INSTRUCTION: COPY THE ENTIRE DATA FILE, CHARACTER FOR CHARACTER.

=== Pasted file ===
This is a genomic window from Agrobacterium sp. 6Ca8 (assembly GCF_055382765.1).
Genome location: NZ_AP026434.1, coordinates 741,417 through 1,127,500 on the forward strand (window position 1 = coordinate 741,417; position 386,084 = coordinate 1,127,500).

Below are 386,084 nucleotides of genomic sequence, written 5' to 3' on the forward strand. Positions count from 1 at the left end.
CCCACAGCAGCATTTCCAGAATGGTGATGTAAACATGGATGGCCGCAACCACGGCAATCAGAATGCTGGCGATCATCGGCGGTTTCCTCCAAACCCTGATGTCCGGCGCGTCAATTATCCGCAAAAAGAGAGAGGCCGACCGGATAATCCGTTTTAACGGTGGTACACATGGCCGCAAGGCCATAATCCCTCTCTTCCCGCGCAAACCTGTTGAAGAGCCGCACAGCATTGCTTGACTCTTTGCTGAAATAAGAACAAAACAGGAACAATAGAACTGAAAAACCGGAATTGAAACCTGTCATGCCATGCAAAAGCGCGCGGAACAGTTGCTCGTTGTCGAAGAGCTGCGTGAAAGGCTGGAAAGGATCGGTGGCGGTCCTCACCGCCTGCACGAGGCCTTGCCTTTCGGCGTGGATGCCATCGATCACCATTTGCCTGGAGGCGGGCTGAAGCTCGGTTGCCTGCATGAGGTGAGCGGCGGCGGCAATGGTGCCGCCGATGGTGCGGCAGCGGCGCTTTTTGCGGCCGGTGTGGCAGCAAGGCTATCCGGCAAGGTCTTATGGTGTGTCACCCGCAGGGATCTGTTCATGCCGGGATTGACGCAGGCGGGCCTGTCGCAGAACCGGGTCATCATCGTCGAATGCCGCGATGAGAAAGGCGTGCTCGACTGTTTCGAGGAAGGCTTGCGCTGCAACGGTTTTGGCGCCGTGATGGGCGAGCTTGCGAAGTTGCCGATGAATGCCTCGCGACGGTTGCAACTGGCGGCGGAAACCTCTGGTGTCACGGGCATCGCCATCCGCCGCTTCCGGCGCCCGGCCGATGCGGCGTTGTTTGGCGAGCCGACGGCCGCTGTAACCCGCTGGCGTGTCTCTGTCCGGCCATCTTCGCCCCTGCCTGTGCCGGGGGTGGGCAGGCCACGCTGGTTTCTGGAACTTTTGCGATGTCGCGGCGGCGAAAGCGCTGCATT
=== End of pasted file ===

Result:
This is a genomic window from Agrobacterium sp. 6Ca8 (assembly GCF_055382765.1).
Genome location: NZ_AP026434.1, coordinates 741,417 through 1,127,500 on the forward strand (window position 1 = coordinate 741,417; position 386,084 = coordinate 1,127,500).

Below are 386,084 nucleotides of genomic sequence, written 5' to 3' on the forward strand. Positions count from 1 at the left end.
CCCACAGCAGCATTTCCAGAATGGTGATGTAAACATGGATGGCCGCAACCACGGCAATCAGAATGCTGGCGATCATCGGCGGTTTCCTCCAAACCCTGATGTCCGGCGCGTCAATTATCCGCAAAAAGAGAGAGGCCGACCGGATAATCCGTTTTAACGGTGGTACACATGGCCGCAAGGCCATAATCCCTCTCTTCCCGCGCAAACCTGTTGAAGAGCCGCACAGCATTGCTTGACTCTTTGCTGAAATAAGAACAAAACAGGAACAATAGAACTGAAAAACCGGAATTGAAACCTGTCATGCCATGCAAAAGCGCGCGGAACAGTTGCTCGTTGTCGAAGAGCTGCGTGAAAGGCTGGAAAGGATCGGTGGCGGTCCTCACCGCCTGCACGAGGCCTTGCCTTTCGGCGTGGATGCCATCGATCACCATTTGCCTGGAGGCGGGCTGAAGCTCGGTTGCCTGCATGAGGTGAGCGGCGGCGGCAATGGTGCCGCCGATGGTGCGGCAGCGGCGCTTTTTGCGGCCGGTGTGGCAGCAAGGCTATCCGGCAAGGTCTTATGGTGTGTCACCCGCAGGGATCTGTTCATGCCGGGATTGACGCAGGCGGGCCTGTCGCAGAACCGGGTCATCATCGTCGAATGCCGCGATGAGAAAGGCGTGCTCGACTGTTTCGAGGAAGGCTTGCGCTGCAACGGTTTTGGCGCCGTGATGGGCGAGCTTGCGAAGTTGCCGATGAATGCCTCGCGACGGTTGCAACTGGCGGCGGAAACCTCTGGTGTCACGGGCATCGCCATCCGCCGCTTCCGGCGCCCGGCCGATGCGGCGTTGTTTGGCGAGCCGACGGCCGCTGTAACCCGCTGGCGTGTCTCTGTCCGGCCATCTTCGCCCCTGCCTGTGCCGGGGGTGGGCAGGCCACGCTGGTTTCTGGAACTTTTGCGATGTCGCGGCGGCGAAAGCGCTGCATT